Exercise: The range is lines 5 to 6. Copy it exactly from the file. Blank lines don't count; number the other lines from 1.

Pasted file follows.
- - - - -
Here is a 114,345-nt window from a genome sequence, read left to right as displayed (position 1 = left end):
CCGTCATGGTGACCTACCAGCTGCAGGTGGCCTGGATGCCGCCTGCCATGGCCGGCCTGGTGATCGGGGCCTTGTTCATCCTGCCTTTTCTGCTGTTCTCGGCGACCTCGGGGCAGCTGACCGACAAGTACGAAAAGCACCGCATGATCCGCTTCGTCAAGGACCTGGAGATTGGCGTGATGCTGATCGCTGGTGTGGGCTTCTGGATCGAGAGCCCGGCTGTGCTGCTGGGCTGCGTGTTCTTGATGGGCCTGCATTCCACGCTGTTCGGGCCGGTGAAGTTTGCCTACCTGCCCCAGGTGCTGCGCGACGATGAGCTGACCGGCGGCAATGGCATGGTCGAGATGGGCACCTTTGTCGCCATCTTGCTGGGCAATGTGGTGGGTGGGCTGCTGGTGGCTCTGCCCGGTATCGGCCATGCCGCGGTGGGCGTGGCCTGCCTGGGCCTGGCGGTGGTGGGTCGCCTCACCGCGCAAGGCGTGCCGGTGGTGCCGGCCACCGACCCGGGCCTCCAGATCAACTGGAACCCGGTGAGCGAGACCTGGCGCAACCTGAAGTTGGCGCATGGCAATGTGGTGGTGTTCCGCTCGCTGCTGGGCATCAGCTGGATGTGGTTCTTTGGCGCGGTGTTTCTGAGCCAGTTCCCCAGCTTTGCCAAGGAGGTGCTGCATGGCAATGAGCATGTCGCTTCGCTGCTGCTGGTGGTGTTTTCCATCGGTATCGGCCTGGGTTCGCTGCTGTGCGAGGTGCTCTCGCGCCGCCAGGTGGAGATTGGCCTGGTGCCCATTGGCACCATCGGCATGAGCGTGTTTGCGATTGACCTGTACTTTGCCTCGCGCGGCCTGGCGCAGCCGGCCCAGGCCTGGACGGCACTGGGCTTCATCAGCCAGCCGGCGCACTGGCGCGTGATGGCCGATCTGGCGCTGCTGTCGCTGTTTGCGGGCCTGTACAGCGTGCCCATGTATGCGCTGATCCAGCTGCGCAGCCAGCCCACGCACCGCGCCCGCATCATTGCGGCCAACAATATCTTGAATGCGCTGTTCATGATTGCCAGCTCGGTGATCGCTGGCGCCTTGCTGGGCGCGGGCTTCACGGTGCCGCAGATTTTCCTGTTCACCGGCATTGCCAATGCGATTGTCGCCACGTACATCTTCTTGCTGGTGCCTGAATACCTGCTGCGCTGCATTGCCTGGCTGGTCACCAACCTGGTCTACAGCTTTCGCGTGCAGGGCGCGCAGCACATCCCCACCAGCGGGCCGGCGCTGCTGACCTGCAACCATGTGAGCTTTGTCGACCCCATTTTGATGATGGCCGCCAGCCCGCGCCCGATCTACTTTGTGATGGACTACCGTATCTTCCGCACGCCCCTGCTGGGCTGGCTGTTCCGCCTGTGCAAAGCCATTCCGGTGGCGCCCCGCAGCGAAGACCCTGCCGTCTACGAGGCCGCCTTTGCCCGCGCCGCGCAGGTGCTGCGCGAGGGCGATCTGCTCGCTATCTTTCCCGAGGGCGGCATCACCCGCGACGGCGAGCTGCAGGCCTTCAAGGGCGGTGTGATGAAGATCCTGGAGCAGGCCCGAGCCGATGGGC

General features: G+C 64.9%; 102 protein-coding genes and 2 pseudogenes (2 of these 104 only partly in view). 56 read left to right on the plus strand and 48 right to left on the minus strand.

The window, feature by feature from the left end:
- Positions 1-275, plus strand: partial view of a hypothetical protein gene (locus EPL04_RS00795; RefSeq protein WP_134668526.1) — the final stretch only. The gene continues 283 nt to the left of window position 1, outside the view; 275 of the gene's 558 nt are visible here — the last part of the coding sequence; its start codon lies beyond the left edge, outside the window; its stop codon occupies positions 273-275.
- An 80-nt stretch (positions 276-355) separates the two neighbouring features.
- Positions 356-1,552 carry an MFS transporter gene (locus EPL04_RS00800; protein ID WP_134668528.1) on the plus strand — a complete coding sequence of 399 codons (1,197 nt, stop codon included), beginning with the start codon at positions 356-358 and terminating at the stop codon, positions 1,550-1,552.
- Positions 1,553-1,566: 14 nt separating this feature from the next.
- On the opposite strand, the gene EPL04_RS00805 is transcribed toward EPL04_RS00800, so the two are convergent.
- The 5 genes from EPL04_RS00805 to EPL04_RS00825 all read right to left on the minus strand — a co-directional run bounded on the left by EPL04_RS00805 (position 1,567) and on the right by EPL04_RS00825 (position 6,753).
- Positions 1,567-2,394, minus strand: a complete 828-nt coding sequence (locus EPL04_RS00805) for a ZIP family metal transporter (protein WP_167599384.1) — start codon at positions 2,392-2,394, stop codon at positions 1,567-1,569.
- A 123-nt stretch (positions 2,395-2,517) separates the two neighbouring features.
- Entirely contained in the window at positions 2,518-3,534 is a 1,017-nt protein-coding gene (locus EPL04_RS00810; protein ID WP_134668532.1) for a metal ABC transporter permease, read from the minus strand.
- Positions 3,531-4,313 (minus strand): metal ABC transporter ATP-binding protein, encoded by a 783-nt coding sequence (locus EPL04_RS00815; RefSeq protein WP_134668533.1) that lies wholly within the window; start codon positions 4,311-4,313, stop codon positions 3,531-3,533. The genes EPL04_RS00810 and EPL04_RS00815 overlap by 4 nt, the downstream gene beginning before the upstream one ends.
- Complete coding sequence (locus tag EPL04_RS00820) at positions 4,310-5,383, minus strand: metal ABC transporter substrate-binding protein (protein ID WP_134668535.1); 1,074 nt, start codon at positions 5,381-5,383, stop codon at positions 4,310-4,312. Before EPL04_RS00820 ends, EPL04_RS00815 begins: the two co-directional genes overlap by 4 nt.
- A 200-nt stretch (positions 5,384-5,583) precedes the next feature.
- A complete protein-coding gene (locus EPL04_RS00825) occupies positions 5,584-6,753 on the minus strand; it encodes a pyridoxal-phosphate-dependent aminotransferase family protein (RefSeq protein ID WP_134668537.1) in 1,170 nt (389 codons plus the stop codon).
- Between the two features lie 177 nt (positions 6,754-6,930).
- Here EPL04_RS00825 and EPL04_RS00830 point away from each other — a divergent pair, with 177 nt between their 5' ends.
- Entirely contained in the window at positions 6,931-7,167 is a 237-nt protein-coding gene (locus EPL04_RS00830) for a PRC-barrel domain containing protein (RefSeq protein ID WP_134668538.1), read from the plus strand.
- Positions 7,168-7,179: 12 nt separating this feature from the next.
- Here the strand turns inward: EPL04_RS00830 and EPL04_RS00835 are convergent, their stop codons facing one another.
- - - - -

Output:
- Positions 1-275, plus strand: partial view of a hypothetical protein gene (locus EPL04_RS00795; RefSeq protein WP_134668526.1) — the final stretch only. The gene continues 283 nt to the left of window position 1, outside the view; 275 of the gene's 558 nt are visible here — the last part of the coding sequence; its start codon lies beyond the left edge, outside the window; its stop codon occupies positions 273-275.
- An 80-nt stretch (positions 276-355) separates the two neighbouring features.